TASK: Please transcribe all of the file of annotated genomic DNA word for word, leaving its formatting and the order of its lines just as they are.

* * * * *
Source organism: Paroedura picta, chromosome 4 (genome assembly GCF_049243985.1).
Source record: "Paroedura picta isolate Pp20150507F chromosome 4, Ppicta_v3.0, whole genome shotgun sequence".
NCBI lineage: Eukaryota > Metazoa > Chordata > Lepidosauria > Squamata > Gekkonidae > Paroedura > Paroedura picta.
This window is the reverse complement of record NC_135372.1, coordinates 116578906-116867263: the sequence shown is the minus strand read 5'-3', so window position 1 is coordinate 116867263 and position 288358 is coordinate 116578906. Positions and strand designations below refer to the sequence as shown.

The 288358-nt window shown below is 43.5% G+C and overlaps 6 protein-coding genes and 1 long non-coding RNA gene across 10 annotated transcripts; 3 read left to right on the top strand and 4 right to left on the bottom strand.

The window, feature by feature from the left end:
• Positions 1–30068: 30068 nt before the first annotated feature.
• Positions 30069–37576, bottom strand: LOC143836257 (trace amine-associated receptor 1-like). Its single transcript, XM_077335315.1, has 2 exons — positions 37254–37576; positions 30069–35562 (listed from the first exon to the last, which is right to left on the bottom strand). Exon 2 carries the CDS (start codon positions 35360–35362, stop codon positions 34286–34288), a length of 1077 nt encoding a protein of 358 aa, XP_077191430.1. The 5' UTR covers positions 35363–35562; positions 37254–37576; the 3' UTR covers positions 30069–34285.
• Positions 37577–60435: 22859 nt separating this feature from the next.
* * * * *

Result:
Source organism: Paroedura picta, chromosome 4 (genome assembly GCF_049243985.1).
Source record: "Paroedura picta isolate Pp20150507F chromosome 4, Ppicta_v3.0, whole genome shotgun sequence".
NCBI lineage: Eukaryota > Metazoa > Chordata > Lepidosauria > Squamata > Gekkonidae > Paroedura > Paroedura picta.
This window is the reverse complement of record NC_135372.1, coordinates 116578906-116867263: the sequence shown is the minus strand read 5'-3', so window position 1 is coordinate 116867263 and position 288358 is coordinate 116578906. Positions and strand designations below refer to the sequence as shown.

The 288358-nt window shown below is 43.5% G+C and overlaps 6 protein-coding genes and 1 long non-coding RNA gene across 10 annotated transcripts; 3 read left to right on the top strand and 4 right to left on the bottom strand.

The window, feature by feature from the left end:
• Positions 1–30068: 30068 nt before the first annotated feature.
• Positions 30069–37576, bottom strand: LOC143836257 (trace amine-associated receptor 1-like). Its single transcript, XM_077335315.1, has 2 exons — positions 37254–37576; positions 30069–35562 (listed from the first exon to the last, which is right to left on the bottom strand). Exon 2 carries the CDS (start codon positions 35360–35362, stop codon positions 34286–34288), a length of 1077 nt encoding a protein of 358 aa, XP_077191430.1. The 5' UTR covers positions 35363–35562; positions 37254–37576; the 3' UTR covers positions 30069–34285.
• Positions 37577–60435: 22859 nt separating this feature from the next.